Transconjunctival Blepharoplasty is a safe procedure, but it’s essential to understand the surgery and realize that there are two approaches to lower blepharoplasty. One is transconjunctival and the other is transcutaneous. Transconjunctival blepharoplasty is done by making an incision inside, through the mucosa, while a transcutaneous blepharoplasty is performed through an incision in the skin. To decide which approach to use, I look at the individual patient and determine what they have going on with their eyes.
If the patient only has a bulge of fat but no extra skin, I use the transconjunctival approach because we can get the fat out very safely this way. However, if the patient has redundant or bulging fat along with extra skin and wrinkles, I use the transcutaneous approach because that allows us to take out the fat or move the fat, transposing it to the rim which can sometimes be concave or indented. Essentially, we’re robbing Peter to pay Paul, where Peter is the fat bulge and Paul is the concavity under the eye. We can do this while removing redundant skin and muscle that causes wrinkles and crow’s feet.
How long does this last?
The length of time this improvement lasts depends on the aging of the eyelid and how it affects the skin. If the aging eyelid has resulted in skin redundancy and we remove it during surgery, the patient will still continue to age and down the line can end up with more redundant skin. If bulgy fat is the problem, we don’t take out all the fat. Instead, we leave some that sits along the orbit in a cone and protects the eyeball, but that fat can re-herniate over the years causing it to bulge again. Overall, both surgeries last for many, many years, with a minimum of seven to ten years.
Is this a painful surgery?
This surgery is really not very painful. Even though I give my patients narcotic pain pills, it’s not uncommon for them not to use them. I don’t like them to send them home without any narcotics just in case there’s a need, but it’s not uncommon for the patient to only need acetaminophen or Tylenol. Any pain that might be felt can be further diminished by icing the eyes, getting rest and refraining from physical activity for a few days.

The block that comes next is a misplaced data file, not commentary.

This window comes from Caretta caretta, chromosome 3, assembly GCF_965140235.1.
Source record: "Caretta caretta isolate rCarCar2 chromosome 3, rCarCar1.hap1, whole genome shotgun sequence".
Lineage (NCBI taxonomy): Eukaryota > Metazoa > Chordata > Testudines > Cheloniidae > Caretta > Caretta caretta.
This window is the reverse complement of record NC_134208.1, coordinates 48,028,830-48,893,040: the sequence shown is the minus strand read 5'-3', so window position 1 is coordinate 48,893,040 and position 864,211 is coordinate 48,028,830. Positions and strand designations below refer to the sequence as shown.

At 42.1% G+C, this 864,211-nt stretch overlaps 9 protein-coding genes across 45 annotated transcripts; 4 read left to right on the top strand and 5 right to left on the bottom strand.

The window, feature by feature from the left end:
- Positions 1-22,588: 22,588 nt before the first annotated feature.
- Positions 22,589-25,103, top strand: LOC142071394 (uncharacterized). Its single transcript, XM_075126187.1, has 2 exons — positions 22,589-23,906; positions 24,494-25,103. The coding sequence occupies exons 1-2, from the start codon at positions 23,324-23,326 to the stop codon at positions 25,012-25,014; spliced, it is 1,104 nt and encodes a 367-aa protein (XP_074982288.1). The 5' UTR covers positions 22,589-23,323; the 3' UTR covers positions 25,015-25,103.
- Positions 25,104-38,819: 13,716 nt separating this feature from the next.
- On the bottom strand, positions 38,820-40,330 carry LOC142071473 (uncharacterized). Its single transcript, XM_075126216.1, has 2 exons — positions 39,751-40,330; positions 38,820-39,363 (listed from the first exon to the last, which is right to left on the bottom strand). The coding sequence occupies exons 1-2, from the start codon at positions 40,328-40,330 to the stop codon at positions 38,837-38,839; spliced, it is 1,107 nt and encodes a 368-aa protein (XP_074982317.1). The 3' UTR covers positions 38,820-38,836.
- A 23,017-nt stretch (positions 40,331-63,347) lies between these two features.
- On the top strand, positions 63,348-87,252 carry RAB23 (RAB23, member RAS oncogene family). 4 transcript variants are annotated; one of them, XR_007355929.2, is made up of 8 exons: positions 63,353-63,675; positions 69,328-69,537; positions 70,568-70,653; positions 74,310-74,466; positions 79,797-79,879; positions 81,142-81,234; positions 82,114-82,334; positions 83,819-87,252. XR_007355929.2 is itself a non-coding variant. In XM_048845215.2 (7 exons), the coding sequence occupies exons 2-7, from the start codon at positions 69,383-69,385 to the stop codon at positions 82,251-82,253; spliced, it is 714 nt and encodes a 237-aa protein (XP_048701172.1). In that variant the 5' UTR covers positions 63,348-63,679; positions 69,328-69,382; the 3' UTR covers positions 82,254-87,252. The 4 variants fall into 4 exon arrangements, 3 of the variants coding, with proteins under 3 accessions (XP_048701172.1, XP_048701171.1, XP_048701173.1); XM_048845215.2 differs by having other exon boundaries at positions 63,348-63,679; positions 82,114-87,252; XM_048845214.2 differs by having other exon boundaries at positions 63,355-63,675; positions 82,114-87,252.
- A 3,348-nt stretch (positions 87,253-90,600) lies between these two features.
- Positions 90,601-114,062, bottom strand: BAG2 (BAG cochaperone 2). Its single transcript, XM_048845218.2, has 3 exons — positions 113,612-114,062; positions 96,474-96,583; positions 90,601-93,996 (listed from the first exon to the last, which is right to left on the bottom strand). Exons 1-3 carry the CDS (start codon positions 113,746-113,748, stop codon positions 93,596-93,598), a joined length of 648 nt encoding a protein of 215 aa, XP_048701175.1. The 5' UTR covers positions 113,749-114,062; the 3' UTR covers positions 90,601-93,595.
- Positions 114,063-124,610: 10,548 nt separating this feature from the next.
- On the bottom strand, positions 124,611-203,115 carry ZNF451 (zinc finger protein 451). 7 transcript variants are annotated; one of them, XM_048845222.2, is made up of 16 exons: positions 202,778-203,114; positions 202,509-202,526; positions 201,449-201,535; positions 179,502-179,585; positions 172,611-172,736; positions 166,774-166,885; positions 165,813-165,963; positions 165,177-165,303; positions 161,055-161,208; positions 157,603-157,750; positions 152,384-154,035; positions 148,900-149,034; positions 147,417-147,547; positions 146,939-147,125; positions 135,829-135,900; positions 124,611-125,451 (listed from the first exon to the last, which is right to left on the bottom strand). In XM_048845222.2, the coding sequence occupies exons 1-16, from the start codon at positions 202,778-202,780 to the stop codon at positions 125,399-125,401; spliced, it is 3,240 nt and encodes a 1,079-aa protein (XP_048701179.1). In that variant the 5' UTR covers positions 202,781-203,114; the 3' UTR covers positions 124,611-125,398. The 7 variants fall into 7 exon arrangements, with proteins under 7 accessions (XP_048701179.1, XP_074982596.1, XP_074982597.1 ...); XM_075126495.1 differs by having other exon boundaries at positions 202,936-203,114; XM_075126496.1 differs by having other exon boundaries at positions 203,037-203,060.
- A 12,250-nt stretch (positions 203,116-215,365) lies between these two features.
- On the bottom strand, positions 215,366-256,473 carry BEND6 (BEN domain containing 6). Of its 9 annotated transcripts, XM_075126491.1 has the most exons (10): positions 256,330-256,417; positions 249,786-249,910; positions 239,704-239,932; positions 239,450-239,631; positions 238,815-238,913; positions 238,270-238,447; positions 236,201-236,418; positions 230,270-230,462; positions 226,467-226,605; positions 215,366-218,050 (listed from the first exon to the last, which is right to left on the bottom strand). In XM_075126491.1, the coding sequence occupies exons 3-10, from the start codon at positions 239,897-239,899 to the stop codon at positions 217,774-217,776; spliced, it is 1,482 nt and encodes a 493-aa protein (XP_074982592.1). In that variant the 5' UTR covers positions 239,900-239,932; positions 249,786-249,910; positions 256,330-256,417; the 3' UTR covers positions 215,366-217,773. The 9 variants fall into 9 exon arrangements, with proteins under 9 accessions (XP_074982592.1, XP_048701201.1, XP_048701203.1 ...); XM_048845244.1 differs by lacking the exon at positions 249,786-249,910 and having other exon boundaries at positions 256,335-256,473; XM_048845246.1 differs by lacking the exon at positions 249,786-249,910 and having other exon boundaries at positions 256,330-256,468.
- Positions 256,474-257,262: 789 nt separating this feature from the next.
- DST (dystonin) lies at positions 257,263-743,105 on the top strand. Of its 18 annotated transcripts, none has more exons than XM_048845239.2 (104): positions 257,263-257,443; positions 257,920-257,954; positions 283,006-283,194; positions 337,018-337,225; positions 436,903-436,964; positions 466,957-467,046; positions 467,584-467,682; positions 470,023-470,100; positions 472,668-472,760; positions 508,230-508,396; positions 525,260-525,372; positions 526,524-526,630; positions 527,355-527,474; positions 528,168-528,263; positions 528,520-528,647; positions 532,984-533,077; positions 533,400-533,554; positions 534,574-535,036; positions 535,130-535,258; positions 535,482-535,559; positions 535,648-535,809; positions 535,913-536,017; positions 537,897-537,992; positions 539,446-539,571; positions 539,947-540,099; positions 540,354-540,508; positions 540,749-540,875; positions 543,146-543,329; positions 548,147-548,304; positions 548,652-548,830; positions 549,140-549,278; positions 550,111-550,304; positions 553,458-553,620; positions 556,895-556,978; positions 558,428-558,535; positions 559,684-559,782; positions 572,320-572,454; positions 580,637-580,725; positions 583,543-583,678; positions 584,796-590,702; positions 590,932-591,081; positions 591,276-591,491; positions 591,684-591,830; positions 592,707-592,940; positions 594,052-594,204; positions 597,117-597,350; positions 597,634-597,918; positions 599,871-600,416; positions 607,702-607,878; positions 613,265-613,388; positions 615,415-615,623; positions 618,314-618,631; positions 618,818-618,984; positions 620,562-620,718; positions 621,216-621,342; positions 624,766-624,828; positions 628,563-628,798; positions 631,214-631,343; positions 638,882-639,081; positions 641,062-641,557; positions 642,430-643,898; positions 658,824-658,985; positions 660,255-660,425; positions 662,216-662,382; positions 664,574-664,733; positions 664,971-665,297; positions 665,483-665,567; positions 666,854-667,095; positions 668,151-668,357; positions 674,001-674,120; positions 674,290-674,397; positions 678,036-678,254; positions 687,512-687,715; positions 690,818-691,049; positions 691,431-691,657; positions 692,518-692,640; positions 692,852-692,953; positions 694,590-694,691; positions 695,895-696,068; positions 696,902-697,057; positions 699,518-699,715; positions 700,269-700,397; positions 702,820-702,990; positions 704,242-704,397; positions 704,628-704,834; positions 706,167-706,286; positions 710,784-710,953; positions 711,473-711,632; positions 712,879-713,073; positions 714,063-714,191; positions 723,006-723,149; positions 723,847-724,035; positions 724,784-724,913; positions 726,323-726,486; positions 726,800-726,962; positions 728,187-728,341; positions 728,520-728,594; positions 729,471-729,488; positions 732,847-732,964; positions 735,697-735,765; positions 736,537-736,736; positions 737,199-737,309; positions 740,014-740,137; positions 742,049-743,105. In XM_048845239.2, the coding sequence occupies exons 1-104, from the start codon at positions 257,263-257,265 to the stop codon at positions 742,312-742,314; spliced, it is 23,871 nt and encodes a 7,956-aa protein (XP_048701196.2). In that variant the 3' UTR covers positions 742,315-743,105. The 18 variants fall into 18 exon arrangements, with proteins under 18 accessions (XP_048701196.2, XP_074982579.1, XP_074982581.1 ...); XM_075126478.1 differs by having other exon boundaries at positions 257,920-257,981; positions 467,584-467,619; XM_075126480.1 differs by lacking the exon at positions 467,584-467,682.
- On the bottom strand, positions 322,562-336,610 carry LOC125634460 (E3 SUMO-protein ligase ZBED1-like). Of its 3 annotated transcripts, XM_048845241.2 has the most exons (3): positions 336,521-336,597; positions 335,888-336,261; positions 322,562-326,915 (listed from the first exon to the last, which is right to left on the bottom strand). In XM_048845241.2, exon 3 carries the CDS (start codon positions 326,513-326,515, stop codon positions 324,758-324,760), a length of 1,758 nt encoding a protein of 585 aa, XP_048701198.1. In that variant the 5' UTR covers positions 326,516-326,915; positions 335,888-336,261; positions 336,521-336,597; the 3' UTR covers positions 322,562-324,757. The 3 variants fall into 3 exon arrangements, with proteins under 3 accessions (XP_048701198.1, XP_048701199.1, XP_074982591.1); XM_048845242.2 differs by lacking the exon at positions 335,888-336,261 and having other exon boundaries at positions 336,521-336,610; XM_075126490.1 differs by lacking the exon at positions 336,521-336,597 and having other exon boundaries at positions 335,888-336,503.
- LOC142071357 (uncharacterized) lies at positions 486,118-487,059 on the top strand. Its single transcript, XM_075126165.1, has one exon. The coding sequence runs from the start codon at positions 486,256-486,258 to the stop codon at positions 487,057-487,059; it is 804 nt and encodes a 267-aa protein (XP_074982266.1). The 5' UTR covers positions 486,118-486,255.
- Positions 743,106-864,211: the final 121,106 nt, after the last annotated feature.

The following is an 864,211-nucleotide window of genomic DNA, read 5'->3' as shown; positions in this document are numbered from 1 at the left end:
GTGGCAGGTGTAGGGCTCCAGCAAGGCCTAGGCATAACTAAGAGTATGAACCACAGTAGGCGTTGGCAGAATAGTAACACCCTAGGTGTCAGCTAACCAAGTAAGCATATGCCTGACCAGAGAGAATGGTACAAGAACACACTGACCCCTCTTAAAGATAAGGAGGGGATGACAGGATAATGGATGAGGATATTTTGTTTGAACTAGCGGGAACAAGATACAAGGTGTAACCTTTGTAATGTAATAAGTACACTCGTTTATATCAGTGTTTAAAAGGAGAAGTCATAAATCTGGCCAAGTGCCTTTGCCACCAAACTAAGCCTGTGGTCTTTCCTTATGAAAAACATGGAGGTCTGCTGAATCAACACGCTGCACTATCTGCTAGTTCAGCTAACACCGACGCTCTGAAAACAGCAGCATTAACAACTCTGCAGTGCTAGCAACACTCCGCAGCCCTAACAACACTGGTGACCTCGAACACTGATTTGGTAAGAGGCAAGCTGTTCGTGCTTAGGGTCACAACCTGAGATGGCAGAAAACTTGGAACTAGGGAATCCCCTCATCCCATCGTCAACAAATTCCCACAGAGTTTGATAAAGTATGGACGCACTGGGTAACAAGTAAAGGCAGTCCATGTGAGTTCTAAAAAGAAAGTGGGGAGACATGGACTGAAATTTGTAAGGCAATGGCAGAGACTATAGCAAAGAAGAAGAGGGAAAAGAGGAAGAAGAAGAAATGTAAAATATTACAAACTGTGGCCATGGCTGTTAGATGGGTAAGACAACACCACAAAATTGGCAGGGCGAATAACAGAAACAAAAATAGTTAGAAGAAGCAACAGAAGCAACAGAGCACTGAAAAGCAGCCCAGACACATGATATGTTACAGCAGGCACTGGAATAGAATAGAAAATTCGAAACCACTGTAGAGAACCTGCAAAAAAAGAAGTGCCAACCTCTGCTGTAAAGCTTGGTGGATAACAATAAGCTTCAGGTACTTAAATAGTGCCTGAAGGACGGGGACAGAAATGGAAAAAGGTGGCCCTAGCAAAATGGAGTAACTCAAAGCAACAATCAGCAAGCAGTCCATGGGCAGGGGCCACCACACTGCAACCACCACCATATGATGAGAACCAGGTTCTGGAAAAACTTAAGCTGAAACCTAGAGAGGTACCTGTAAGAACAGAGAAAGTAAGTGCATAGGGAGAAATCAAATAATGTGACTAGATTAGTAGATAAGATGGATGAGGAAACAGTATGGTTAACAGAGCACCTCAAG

How long does it take to heal from lower blepharoplasty?
Healing time from lower blepharoplasty depends on which procedure is used, and if any other procedures are added to the surgery, If we are doing a lower blepharoplasty, bruising and swelling is typically gone within five to seven days. At that point, women can wear makeup on their eyes without issue. After the swelling goes down, the patient may feel healed, but they may have some low-grade swelling for a month or two. However, most people can get back to work in five days.
If you have questions about lower blepharoplasty, upper blepharoplasty, or any periorbital surgery or surgery on the face, call me, or email me. I do a very detailed, individualized consultation where I determine what is best for you. I’d love to see you in my office.
Email Dr.Sykes at [email protected]
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About Dr. Jonathan Sykes
Dr. Jonathan Sykes is a world-famous expert plastic surgeon who performs all cosmetic and functional plastic surgery procedures on the face and neck. He is a past president of The American Academy of Facial Plastic and Reconstructive Surgery, and served on their Board of Directors for over 10 years. He is also a Professor Emeritus in Facial Plastic Surgery from UC Davis Medical Center, and the former Director of Facial Plastic Surgery at that institution.
He is known as the expert’s expert, and is often called to consult and advise other plastic surgeons in both Northern California and Beverly Hills. He has a special interest in eyelid and browlift surgery, facial rejuvenation surgery including facelifts, and rhinoplasty. He also has a particular interest in facial feminization surgery. Have questions? Email Dr.Sykes at [email protected].